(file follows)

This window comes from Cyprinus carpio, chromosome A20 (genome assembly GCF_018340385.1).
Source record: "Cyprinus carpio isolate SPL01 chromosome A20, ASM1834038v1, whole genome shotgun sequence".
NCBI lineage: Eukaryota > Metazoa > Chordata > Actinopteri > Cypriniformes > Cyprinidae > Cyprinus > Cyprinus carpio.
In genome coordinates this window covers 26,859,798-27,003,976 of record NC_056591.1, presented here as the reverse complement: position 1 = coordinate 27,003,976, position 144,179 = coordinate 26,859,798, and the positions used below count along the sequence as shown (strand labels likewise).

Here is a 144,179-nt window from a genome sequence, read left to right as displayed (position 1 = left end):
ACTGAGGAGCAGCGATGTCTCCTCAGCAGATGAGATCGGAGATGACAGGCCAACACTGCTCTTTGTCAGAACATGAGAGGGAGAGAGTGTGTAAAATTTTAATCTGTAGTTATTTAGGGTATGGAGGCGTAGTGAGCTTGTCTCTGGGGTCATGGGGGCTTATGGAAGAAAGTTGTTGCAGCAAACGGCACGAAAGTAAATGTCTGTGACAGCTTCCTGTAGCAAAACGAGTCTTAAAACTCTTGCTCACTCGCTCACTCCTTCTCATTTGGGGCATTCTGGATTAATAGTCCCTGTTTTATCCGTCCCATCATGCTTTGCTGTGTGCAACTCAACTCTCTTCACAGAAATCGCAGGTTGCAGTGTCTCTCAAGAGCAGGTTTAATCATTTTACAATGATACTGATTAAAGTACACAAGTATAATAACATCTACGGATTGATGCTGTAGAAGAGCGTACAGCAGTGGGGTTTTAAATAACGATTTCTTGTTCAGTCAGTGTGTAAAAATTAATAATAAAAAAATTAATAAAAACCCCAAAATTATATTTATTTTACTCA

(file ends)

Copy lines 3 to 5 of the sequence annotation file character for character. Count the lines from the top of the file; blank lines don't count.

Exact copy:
NCBI lineage: Eukaryota > Metazoa > Chordata > Actinopteri > Cypriniformes > Cyprinidae > Cyprinus > Cyprinus carpio.
In genome coordinates this window covers 26,859,798-27,003,976 of record NC_056591.1, presented here as the reverse complement: position 1 = coordinate 27,003,976, position 144,179 = coordinate 26,859,798, and the positions used below count along the sequence as shown (strand labels likewise).

Here is a 144,179-nt window from a genome sequence, read left to right as displayed (position 1 = left end):